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Bell Media, which accounts for a fraction of BCE Inc.'s revenue, has proven to be a distraction, as evidenced by the recent Lisa LaFlamme controversy.Fernando Morales/The Globe and Mail

Dvai Ghose is principal at Ghose Investment Corp. His clients include Telus Communications Inc. He is the former head of global research and strategic development for Canaccord Genuity Group.

Despite significant opposition, the market seems to be confident that the proposed Rogers-Shaw telecommunications merger will be approved.

A seismic shift in industry dynamics looms. What should Rogers’s and Shaw’s rivals do in response?

Well, BCE Inc. BCE-T, for one, should use this as a catalyst to refocus on its core telecom operations, invest in IT growth – and shed legacy assets such as Bell Media, which has proven to be a distraction, as evidenced by the recent Lisa LaFlamme controversy.

If the market is right, Rogers will create a coast-to-coast broadband carrier with unprecedented scale to complement Canada’s largest wireless carrier. This should result in significant competitive and strategic advantages, including being better positioned to win national corporate and government contracts, secure lower prices from vendors and build partnerships with technology behemoths such as Microsoft and Alphabet.

This creates issues for Rogers’s primary competitors – Bell Canada and Telus. A potential response would be to mirror the Rogers-Shaw merger by seeking approval to merge Bell and Telus’s wireline assets and spin off either Bell Mobility or Telus Mobility. (Rogers and Shaw were obligated to spin off Shaw’s Freedom Mobile). However, this would be difficult to accept, because unlike Freedom, Bell Mobility and Telus Mobility are large and profitable.

Given the lack of obvious strategic responses, selling its media division should be an obvious focus for Bell Canada.

Bell Media was created through Bell’s acquisition of CTV (including TSN) in 2010 at a valuation of $3.8-billion, followed by its acquisition of Astral Media in 2012 for $3.4-billion. Unfortunately, analysts now value Bell Media at just $4-6 billion.

Globally, legacy media asset valuations have declined significantly owing to disruption from streaming services such as Netflix and YouTube. In 2019, AT&T paid US$85-billion for Time Warner. Earlier this year, AT&T decided to merge Time Warner with Discovery and spin out AT&T’s stake in the combined entity to its shareholders at a valuation of US$30.5-billion. Verizon acquired AOL in 2015 for US$4.4-billion and Yahoo in 2017 for US$4.5-billion. Earlier this year, Verizon announced it was selling 90 per cent of its media group to private equity for just US$5-billion.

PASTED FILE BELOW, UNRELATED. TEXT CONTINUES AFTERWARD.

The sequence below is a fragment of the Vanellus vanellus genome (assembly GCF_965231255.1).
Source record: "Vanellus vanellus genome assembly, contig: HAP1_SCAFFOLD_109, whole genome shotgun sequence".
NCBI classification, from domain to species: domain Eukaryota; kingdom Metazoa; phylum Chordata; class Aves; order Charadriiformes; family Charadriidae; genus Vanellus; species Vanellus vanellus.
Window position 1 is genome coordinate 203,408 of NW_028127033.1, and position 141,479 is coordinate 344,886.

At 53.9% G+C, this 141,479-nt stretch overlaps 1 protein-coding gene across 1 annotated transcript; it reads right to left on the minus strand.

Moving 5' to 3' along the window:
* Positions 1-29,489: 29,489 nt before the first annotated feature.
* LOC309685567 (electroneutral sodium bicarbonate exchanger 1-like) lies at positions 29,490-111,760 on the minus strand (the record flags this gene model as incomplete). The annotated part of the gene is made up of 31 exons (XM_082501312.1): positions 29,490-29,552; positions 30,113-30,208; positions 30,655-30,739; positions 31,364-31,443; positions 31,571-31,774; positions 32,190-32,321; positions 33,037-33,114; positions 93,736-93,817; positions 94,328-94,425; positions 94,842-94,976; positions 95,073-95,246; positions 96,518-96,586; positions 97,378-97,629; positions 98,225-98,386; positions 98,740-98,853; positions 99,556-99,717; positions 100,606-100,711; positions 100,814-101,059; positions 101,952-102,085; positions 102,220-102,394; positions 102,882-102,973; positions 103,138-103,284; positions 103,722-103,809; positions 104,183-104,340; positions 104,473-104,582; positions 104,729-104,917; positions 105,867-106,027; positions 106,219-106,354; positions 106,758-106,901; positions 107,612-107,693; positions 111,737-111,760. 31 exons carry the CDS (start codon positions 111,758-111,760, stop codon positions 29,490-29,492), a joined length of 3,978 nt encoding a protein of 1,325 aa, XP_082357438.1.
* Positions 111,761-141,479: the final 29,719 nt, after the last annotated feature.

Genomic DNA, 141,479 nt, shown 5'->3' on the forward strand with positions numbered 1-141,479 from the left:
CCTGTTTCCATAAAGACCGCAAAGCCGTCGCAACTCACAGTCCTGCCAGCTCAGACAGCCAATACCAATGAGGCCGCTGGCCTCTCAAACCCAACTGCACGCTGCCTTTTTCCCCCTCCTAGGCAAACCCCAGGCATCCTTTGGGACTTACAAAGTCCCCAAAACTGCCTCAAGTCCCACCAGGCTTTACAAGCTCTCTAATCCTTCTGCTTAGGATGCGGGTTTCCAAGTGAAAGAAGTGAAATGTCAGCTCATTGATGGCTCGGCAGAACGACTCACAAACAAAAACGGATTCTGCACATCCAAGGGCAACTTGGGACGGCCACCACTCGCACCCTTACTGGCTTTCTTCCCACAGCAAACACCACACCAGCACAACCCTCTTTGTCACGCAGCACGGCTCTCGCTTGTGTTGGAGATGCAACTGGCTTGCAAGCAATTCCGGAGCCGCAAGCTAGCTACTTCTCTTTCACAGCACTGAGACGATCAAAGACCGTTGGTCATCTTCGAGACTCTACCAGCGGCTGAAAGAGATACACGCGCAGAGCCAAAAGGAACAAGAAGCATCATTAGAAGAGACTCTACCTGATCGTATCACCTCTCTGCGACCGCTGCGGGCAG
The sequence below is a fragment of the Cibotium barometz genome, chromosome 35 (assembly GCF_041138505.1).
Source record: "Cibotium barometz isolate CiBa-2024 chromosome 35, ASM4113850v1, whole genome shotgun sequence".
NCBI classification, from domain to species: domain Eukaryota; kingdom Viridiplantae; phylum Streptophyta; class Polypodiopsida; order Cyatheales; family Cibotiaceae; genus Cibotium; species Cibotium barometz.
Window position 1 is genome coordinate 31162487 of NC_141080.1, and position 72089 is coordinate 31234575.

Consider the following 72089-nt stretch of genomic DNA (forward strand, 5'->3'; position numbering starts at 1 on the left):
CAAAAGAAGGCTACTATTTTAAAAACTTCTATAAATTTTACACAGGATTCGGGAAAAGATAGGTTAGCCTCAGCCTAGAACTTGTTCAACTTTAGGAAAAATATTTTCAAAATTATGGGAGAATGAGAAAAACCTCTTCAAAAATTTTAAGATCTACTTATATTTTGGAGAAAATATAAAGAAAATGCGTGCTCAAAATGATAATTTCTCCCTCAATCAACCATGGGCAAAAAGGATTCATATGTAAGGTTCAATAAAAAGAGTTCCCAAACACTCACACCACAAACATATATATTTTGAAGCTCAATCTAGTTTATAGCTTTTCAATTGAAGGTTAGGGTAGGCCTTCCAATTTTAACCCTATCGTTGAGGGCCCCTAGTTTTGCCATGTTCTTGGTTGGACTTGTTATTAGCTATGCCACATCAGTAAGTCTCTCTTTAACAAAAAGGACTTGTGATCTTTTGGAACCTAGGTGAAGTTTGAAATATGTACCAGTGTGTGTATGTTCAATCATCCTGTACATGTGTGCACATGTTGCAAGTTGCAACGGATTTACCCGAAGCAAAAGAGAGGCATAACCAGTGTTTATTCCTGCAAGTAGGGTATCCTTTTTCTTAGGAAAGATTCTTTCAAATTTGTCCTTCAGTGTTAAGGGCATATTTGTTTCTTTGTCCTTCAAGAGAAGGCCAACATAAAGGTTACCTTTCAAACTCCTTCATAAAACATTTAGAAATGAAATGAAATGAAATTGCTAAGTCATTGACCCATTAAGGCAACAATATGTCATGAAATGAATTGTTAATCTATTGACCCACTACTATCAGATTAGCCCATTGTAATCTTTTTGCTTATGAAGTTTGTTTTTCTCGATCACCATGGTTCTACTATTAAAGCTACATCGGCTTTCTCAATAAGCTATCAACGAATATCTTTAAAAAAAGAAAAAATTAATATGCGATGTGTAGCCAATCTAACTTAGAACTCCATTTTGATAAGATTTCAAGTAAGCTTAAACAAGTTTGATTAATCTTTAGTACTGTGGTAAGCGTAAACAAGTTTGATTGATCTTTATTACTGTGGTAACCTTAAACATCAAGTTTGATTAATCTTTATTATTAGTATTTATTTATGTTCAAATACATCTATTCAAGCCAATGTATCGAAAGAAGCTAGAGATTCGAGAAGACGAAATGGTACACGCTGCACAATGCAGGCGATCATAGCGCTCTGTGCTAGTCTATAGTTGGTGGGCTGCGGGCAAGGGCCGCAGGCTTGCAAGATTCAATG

Conventional media in Canada operates in a tough regulatory environment. Unlike online content providers, legacy Canadian media are still bound by Canadian content regulations (even though they are largely unenforceable in the age of streaming), have to pay into government media funds and are subject to foreign ownership limits. Regulations also ensure that Bell and Rogers must allow their telco competitors equal access to their content, negating any real competitive advantage.

Moreover, the argument is equally true for Bell’s rival Rogers. Rogers’s conventional media (Citytv, Sportsnet, Omni and radio stations) operations are much smaller and less profitable than Bell Media. Analysts value Rogers Sports & Media (excluding the Toronto Blue Jays) at $600-million to $700-million. If Rogers is successful in acquiring Shaw, it will have a more immediate reason to sell: to pay down the $26-billion of debt issued to acquire Shaw. After all, Rogers has already sold off Maclean’s and its other magazines.

In addition, it could also sell other non-core assets such as the Blue Jays (valued by analysts at $1-billion), its stake in MLSE (valued at $900-million) and its stake in Cogeco (worth $1.1-billion in the market), for a total of $3.6-billion. Coupled with the $2.85-billion being offered by Quebecor for Freedom Mobile, it could result in $6.5-billion in gross proceeds for Rogers – 25 per cent of the price paid for Shaw.

As with Bell, these assets are of little value to Rogers operationally, are a distraction for management, and as they do not generate profits, their value is not reflected in Rogers’s stock price. Cogeco’s controlling shareholders have made it clear they have no interest in selling control to Rogers, rejecting a generous offer in 2020 and leaving Rogers with a stranded investment.

If Bell and Rogers sell media, the question is what to do with the proceeds. Apart from paying down debt, proceeds should be used to expedite the installation of fibre-optic cable to homes, especially in Rogers’s case, as it is well behind Bell. Rogers and Bell should also invest in IT assets that exploit their strong networks, as Telus has done in IT outsourcing, health and agriculture.

While selling media and the other non-core assets would likely be a highly emotional issue for the Rogers family and so may never happen, it could happen at Bell.

Mirko Bibic took over as CEO in 2020 and has increased Bell’s focus on technology. When asked on a recent public conference call why Bell had relaunched its venture capital arm, Mr. Bibic said the investments will “both showcase the value of our networks, not just for the connectivity part of it or the connectivity revenue part of it, but to move up the solution stack,” signalling that Bell wants to capture 5G applications revenue as well as connectivity revenue.

Mr. Bibic and Bell should be applauded for this approach, but they should also help finance growth investments and increase focus by selling the company’s legacy media.

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